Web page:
In one instance, in 2010, a Pennsylvania school district paid more than $600,000 to settle an invasion of privacy lawsuit after a high school student accused it of using the webcams on district laptops to take covert photos of students — including a picture of the teenager sleeping in his bed. The district later acknowledged it had taken more than 50,000 such pictures in an attempt to recover lost or stolen devices.
Karen Gullo, the foundation’s spokeswoman, said in a statement that monitoring tools that flag specific words “can cause false alarms and target innocent students.”
“Pervasive surveillance normalizes electronic snooping,” Gullo said, “and can keep kids from testing out new ideas and identities as they grow.”
‘See something, say something’
Ironically, after a decade of online innovations, some observers say the most effective, and least invasive, method of neutralizing threats remains the low-tech idea that surfaced nearly 20 years ago: tips from actual people.
Schools across the country have adopted the “See something, say something” mantra popularized after the Sept. 11, 2001, terrorist attacks. A half-dozen states already have anonymous tip lines replicating the Colorado model, and officials from more than 20 states have contacted Safe2Tell to inquire about the program since the Parkland shooting, a spokeswoman for Colorado’s attorney general said.
In October, the Justice Department announced more than $19 million in grants to develop anonymous reporting systems and threat assessment teams for schools. Congress appropriated the funds last spring through the STOP School Violence Act. Sandy Hook Promise, a nonprofit that operates the Say Something anonymous reporting system, lobbied for the federal law. School districts in nearly half the states in the country are implementing the Say Something system.
Last school year, Colorado’s reporting tool collected 16,000 anonymous tips, a 74 percent surge from just one year earlier. Post-Parkland, anonymous tips surged even more, Colorado attorney general Cynthia Coffman said in an interview.
“Kids were reacting to everything they saw and heard, particularly on social media,” Coffman said. “We’d have multiple reports from kids about the same social media post that said something about Parkland.”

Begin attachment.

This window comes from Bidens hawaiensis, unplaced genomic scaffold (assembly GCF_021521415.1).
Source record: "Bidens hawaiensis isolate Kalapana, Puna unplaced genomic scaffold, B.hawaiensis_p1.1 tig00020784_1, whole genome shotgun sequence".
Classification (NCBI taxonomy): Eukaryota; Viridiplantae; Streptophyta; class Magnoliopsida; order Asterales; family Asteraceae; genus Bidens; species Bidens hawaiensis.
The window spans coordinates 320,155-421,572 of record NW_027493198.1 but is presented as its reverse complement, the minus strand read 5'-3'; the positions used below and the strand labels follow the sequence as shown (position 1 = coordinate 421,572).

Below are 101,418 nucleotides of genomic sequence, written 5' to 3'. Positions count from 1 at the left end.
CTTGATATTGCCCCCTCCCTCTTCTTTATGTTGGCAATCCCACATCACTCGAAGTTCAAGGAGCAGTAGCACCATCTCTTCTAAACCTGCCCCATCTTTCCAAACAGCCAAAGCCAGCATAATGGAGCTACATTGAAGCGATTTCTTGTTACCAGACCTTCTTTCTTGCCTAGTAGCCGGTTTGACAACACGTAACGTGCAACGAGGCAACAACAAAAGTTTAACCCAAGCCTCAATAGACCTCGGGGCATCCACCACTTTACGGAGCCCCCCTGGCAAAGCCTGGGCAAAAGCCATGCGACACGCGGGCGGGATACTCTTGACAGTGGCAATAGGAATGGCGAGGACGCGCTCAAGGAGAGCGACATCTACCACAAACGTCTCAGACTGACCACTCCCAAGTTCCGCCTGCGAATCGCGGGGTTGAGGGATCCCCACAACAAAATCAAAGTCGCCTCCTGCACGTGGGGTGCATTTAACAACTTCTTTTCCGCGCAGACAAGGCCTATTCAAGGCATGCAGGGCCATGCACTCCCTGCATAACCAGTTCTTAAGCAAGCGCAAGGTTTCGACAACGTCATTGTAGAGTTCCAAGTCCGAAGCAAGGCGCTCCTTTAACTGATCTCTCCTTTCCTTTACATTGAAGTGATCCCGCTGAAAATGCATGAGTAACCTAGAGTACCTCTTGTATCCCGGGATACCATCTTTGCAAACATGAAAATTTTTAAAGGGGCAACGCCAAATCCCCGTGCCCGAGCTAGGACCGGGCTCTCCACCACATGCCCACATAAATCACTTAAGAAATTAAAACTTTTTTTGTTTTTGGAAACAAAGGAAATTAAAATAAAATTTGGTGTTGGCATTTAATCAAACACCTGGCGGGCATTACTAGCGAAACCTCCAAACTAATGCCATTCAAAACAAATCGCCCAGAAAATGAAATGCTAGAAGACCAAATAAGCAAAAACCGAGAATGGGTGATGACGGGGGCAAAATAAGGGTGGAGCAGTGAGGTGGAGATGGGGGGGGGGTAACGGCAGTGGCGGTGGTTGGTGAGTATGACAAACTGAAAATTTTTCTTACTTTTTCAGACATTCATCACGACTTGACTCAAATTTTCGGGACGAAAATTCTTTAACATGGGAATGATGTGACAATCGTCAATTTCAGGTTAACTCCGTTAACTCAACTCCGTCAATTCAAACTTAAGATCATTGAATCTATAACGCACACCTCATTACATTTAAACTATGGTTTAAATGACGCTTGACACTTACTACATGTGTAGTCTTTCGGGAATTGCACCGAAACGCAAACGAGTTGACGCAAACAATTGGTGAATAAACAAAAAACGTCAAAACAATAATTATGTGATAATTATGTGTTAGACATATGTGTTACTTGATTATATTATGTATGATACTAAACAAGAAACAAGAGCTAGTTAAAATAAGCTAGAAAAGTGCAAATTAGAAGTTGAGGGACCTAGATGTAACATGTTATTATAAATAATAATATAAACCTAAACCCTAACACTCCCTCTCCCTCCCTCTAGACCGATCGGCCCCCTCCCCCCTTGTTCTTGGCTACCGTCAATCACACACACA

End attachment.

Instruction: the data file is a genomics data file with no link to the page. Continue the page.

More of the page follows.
Despite the increase in anonymous tips, it remains unclear what percentage of them represented true threats and resulted in intervention. Safe2Tell is collecting that data now, Coffman said. Still, the program boasts that school and law enforcement officials have intervened in multiple suicide and school shooting threats based on the tips.
But even this low-tech, relatively noninvasive approach has drawbacks. On several occasions, people have used Safe2Tell to bully other students by filing false reports. In one case, a 15-year-old girl claimed someone filed three false tips that she was suicidal and used drugs. On two occasions, she said police pulled her out of class to question her.
In order to discourage false reports, Coffman said people can be charged with a misdemeanor if they use the system to harass others.
While the bevy of tools on the market for educators to see students’ online activity are helpful, officials need to put the information into context and consider the student’s broader behavior, said Marisa Randazzo, managing partner at SIGMA Threat Management Associates. When confronting students about online posts, they should avoid a zero-tolerance response like automatic suspensions, she said.
“That’s a policy that sounds good but actually has an inadvertent chilling effect on students’ willingness to come forward and share information and share what’s worrying them,” she said.
Kingston, of the University of Colorado Boulder, offered similar advice, noting that school and police officials should respond to perceived student threats with caution.
“Adults who are entrusted with these jobs have to walk this delicate rope of also making sure they’re protecting the safety of everyone,” she said. “We want to make sure that our interventions don’t do more harm to students.”